Woodland stream.

Pathfinding Panthers

UPDATE! - Florida Wildlife Commission biologists have announced they have strong evidence that there is another female panther on the north side of the Caloosahatchee River! Trail cameras have picked up a large male panther engaged in what appears to be mating behavior with a female panther. FWC biologists are investigating other reports of possible female panthers north of the River as well, indicating that northward expansion may be proving to be a reality. Stay tuned for more news about Florida's pathfinding panthers!

For the first time since 1973, panther kittens have been confirmed on the north side of Florida's Caloosahatchee River. The river has been an obstacle toward northern expansion for breeding female panthers for some time.

Recent FWC Panther Team game camera images show the mom with several kittens moving along on the north side of the river, indicating that female panthers are moving northward naturally and breeding as well.

"This is good news for Florida panther conservation," said Kipp Frohlich, deputy director for the FWC's Division of Habitat and Species Conservation. "Until now, we only had evidence of panthers breeding south of the Caloosahatchee. These pictures of a female with kittens indicate there are now panthers breeding north of the river."
Courtesy of Florida Fish and Wildlife

Using trail cameras, biologists have monitored male panthers on various public and private lands north of the Caloosahatchee River for several years. In 2015, biologists collected a photo of what appeared to be a female panther in the FWC's Babcock Ranch Preserve Wildlife Management Area in Charlotte County. They deployed additional cameras in the summer of 2016, and captured more images of what they believed to be a female panther.

"Early this year, the cameras captured images of a female that appeared to be nursing," said Darrell Land, FWC panther team leader. "For many years, the Caloosahatchee River has appeared to be a major obstacle to northward movement of female panthers. This verification of kittens with the female demonstrates panthers can expand their breeding territory across the river naturally."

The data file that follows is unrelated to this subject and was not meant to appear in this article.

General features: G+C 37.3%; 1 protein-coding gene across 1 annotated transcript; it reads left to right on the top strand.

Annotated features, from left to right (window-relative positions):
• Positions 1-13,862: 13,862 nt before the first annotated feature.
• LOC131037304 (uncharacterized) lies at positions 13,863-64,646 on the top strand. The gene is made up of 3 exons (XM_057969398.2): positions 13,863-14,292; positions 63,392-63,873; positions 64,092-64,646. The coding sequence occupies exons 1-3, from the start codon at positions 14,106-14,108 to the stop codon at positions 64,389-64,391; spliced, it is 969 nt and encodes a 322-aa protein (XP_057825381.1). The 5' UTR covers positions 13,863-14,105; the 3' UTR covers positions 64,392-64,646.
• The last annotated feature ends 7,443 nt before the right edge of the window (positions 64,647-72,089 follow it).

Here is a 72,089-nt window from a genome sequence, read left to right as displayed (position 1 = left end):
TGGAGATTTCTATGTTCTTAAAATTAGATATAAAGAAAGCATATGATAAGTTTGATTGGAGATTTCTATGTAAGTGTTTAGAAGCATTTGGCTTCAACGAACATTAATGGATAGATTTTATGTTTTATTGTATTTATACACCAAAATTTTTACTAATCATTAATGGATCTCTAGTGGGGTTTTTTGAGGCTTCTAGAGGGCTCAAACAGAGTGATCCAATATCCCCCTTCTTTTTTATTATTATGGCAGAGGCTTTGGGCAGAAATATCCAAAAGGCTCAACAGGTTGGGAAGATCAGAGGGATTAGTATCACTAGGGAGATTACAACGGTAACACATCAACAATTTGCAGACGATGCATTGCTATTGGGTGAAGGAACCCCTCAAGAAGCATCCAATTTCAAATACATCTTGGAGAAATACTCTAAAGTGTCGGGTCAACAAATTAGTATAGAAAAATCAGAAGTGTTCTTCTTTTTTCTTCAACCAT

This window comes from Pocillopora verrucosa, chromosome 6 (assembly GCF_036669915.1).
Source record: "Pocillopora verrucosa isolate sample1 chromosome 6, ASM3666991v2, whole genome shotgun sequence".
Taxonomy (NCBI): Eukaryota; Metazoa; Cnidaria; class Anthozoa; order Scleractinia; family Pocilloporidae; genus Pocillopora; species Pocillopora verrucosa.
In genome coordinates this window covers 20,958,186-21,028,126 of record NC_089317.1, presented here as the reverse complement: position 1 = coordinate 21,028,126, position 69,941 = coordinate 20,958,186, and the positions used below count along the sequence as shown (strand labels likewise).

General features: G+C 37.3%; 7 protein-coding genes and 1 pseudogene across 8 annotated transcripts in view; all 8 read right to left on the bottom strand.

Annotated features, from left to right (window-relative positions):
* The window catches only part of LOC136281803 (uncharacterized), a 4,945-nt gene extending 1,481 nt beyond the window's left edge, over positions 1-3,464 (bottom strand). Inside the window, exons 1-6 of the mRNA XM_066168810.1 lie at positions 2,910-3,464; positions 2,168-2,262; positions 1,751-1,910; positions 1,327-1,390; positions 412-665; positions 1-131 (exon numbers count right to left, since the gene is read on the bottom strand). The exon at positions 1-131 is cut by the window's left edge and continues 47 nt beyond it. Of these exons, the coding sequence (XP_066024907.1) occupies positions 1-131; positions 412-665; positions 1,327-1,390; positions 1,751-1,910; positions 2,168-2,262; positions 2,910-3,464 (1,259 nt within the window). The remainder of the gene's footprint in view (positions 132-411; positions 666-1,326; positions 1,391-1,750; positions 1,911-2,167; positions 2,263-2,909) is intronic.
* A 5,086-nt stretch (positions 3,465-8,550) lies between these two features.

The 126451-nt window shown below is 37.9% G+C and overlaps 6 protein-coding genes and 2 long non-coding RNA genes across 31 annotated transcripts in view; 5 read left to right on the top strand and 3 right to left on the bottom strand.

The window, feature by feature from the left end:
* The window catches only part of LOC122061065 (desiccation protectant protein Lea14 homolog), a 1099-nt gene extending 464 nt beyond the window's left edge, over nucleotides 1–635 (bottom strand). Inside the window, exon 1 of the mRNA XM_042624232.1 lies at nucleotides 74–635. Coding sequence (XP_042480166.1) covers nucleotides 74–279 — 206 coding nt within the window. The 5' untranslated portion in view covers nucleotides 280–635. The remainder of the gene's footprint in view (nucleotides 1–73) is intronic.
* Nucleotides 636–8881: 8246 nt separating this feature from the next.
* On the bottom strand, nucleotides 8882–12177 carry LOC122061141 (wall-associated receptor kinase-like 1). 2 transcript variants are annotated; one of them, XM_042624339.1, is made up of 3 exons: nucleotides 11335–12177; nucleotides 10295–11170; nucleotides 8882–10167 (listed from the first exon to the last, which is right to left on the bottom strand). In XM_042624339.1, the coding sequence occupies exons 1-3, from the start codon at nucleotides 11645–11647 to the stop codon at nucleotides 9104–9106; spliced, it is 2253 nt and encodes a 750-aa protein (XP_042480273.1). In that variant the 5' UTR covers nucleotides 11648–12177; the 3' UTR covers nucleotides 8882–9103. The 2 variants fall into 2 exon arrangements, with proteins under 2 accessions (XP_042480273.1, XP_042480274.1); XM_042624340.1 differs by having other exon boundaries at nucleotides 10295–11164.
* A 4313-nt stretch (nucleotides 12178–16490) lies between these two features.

Loss of habitat continues to be one of the biggest threats for Florida panthers so this evidence of northward expansion is especially good news for their recovery. Efforts to increase panther populations depend on understanding habitat and home range needs and preserving their travel corridors. That means thorough study of how they use their habitat and how much range each panther needs.

A 2005 habitat study for panther recovery failed to provide enough fruitful data to fully ascertain home range needs, but made clear the importance of understanding panther ecology to aid in recovery. Read the Mountain Lion Foundation story here.

"This is a major milestone on the road to recovery for the Florida panther," said FWC Chairman Brian Yablonski. "We are mindful and appreciative of all the many partners and cooperators who have supported panther conservation efforts over the years leading to meaningful moments like this."

Decisions about where to develop must be collaborative between state and federal agencies and private landowners in order to conserve the largest amount of high quality panther habitat possible. Read about a panther travel corridor in the path of development in the Mountain Lion Foundation's 2007 article here.

The FWC works closely with the U.S. Fish and Wildlife Service to ensure panther conservation on both private and public lands. Staff also work to continue building support and cooperation among private landowners who maintain working landscapes and ranches that provide important habitat for panthers.

"This is good news for panther recovery, and the Service is committed to working with landowners to make panthers and private land ownership compatible," said Larry Williams, State Supervisor of Ecological Services for the U.S. Fish and Wildlife Service.

The Mountain Lion Foundation has worked in Florida to help livestock owners create panther-proof pens that protect both livestock and the panthers. Currently we are working with Cougar Rewilding to help the Florida panther's recovery and northern expansion. We've long been awaiting this day and applaud the FWC Panther Team for their dedication and persistence in saving the Florida panther!

Check out a Mountain Lion Foundation podcast interview featuring Florida panther biologist Deborah Jansen.

Photos courtesy of Florida Fish and Wildlife



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